I want it to be OK for a company to be just OK. That’s why I want to talk about eBay.
Some of you might vaguely remember shopping on eBay in the peak Beanie Babies era, or maybe you never think about eBay at all. The value of stuff sold on Amazon is about six times what eBay sells each year.
But eBay may have found a groove. It’s premature to call it a success, but shoppers have been buying more there and the company has made peace with not being an everything store. Instead, eBay is trying to focus on what it does best. (The company will say later on Wednesday how its business fared in the past three months.)
EBay’s former chief executive aspired to “make a bigger difference around the world.” The new eBay is mostly trying to keep its loyal shoppers and merchants happy.
I know that I’m making eBay sound like a college graduate who would rather chill out than stress over success. But what if relatively modest ambitions were good enough? It’s not always a good thing for people and companies to have the most grand dreams imaginable.
Let me rewind to eBay’s dark period before 2019, when it was both surprisingly successful and underwhelming.
EBay for years occupied a distant second-place to Amazon among shopping websites in the United States, but it was losing ground even as Americans bought far more online. EBay was outfoxed by both Walmart and Amazon and by smaller online specialists like Etsy. The company went through drama, including noisy investors who wanted eBay to dramatically change and a chief executive who disagreed with their ideas and quit two years ago.
Slowly and incompletely since then, eBay has remodeled itself. It ditched some businesses and directed its attention to selling in areas that are reminiscent of eBay’s 1990s roots: used items, slightly past-their-peak products such as last year’s popular toys, and collectibles including sneakers, luxury watches and trading cards.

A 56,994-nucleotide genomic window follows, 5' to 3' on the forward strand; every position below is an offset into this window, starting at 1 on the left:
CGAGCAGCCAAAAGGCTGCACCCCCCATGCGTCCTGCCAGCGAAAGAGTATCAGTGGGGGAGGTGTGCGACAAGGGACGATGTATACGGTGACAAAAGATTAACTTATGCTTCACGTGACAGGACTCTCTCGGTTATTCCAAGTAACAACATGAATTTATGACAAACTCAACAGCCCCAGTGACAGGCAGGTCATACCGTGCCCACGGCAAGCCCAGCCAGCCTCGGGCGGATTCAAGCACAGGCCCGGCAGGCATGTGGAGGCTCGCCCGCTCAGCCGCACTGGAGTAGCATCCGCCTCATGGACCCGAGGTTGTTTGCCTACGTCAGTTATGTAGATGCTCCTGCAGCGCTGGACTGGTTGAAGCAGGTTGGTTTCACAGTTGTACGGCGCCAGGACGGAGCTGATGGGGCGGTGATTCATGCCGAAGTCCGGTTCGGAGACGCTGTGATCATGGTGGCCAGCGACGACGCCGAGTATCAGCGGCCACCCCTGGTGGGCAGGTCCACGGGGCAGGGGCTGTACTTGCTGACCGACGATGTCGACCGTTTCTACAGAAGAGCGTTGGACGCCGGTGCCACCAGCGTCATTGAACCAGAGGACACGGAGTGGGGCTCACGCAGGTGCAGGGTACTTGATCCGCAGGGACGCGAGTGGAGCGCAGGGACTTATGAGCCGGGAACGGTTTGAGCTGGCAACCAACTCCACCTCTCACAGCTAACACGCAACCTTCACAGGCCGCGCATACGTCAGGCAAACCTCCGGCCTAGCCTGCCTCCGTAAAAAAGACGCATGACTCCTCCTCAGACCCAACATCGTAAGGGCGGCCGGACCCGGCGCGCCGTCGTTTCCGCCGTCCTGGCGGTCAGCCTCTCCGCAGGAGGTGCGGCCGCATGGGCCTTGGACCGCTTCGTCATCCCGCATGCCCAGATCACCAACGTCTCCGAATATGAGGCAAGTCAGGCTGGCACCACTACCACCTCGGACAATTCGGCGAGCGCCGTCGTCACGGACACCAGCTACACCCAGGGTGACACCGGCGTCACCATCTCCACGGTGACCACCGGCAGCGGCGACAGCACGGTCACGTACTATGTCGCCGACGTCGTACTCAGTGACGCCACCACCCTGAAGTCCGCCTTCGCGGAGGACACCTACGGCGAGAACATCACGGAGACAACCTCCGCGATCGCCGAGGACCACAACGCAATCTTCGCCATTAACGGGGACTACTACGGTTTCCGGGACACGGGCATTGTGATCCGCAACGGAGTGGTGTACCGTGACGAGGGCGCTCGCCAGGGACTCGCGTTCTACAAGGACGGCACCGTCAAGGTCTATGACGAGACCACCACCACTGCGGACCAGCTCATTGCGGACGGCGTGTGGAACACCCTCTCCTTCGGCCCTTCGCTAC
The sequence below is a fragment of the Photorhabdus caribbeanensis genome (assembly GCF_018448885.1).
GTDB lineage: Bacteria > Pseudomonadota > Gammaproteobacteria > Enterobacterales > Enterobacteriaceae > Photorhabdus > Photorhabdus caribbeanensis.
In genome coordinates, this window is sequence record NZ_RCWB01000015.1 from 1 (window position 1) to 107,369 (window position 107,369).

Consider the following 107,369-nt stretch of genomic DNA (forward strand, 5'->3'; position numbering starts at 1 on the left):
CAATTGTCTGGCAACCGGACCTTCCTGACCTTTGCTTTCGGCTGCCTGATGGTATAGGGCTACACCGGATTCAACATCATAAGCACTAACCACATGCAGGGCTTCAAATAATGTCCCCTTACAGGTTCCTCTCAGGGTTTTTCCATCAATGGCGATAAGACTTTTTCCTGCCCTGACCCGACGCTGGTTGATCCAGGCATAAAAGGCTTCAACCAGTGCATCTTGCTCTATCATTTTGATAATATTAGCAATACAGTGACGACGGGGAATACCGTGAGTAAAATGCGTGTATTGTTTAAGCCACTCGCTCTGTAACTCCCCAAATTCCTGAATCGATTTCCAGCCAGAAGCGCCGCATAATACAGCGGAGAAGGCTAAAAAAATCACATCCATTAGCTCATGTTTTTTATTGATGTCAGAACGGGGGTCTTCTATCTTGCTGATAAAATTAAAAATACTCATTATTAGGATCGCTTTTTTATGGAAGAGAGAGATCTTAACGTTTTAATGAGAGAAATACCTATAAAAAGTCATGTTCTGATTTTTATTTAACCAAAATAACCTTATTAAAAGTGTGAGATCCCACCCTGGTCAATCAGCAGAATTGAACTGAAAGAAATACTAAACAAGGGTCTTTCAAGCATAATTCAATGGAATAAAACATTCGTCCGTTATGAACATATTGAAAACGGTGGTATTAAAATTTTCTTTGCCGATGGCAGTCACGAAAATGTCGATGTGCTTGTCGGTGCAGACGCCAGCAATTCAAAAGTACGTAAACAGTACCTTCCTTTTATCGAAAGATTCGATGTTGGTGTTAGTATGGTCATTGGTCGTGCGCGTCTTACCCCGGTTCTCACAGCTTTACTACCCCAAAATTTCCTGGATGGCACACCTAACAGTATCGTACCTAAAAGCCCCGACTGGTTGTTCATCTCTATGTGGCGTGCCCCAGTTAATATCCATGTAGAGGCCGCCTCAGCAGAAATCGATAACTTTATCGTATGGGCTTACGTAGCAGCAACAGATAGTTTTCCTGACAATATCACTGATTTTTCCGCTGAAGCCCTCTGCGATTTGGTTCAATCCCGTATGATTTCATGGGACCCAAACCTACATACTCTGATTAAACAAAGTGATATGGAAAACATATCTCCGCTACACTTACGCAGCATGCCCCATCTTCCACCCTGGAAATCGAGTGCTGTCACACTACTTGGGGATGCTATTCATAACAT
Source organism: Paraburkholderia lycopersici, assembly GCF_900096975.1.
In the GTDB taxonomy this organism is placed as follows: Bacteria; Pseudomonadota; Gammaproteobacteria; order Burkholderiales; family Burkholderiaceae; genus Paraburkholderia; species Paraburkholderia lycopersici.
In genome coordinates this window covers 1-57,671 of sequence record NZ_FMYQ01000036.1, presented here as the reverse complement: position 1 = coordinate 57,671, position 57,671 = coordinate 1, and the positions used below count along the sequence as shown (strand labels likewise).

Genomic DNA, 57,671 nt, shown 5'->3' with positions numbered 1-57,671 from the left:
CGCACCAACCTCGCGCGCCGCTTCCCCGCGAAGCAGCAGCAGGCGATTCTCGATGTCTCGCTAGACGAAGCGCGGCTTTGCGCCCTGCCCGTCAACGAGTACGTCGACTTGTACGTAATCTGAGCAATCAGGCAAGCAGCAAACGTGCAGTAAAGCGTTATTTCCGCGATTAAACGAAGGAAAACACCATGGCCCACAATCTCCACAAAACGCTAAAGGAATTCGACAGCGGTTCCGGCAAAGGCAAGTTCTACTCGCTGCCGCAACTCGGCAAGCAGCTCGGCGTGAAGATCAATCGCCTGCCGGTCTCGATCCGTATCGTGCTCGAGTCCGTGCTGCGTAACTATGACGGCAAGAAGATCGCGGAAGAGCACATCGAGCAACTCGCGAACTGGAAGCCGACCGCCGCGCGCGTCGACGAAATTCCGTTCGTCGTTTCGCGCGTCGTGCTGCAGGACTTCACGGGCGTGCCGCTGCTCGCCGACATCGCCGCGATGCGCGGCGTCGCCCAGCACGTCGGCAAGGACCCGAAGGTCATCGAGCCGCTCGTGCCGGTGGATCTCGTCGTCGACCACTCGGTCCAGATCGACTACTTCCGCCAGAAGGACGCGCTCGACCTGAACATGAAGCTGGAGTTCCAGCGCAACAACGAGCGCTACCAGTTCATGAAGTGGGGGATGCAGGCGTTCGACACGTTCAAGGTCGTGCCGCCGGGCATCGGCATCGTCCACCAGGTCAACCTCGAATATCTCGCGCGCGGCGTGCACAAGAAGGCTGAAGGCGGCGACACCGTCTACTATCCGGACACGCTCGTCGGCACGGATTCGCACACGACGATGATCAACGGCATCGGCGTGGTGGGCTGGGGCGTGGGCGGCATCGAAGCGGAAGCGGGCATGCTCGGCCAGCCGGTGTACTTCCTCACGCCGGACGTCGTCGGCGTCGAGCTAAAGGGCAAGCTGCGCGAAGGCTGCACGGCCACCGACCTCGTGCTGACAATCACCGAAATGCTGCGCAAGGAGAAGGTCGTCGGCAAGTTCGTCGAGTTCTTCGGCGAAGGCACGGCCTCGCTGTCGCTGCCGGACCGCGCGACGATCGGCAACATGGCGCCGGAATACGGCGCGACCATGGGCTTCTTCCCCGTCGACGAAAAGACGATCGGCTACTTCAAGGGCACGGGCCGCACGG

No, building a better digital forum for these items is not a pulse-racing innovation. But sales have been going up again. Colin Sebastian, a stock analyst with the investment firm Baird, told me that eBay still needs time to prove that its recent improvements aren’t solely because people have shopped everywhere online throughout the pandemic. We’ll see if eBay has landed on a formula for a solid and sustainable shopping site for years to come.
It’s also possible that eBay may be missing a chance to be a little more reckless to grab for our loyalty at a moment when people’s shopping habits are more in flux than they’ve been for a long time.
But I want to appreciate what some of eBay’s boring fixes and humility about its mission have done so far. Along with Shopify, the largely unseen powerhouse behind many local business websites, eBay may be showing that there is a third path in technology between the beyond-Earth riches of titans like Amazon and Google and the industry’s craters of failure.
One of the lessons of Big Tech is we all may be better off if we didn’t rely so much on a handful of major powers. Once they’re so big, companies can dictate access to information, habits around personal data and business models in ways that should make us a little uncomfortable. It’s healthy if we have more alternatives — both pie-in-the-sky ones and modest ones like eBay — to keep the big guys on their toes.
Before we go …
Soccer stars asked for Facebook’s help: My colleagues Ryan Mac and Tariq Panja trace the internal deliberations at Facebook over what to do about racist online abuse of Black soccer players in Britain. Ultimately players were left largely on their own to try to filter out hateful language directed at them online.
Clawing back control over the cloud: Brian X. Chen reminds us that the content we access on our smartphones doesn’t really belong to us, but instead to the companies that save the material on their computer systems. Brian explains the benefits and the drawbacks of the cloud, and the steps he took to regain some independent ownership of his data.
A meditation on grief and technology: A BuzzFeed News editor writes about how smartphone photos, text messages and other digital artifacts of her dead mother sometimes were joyful and other times brought unwelcome memories over which she had little control.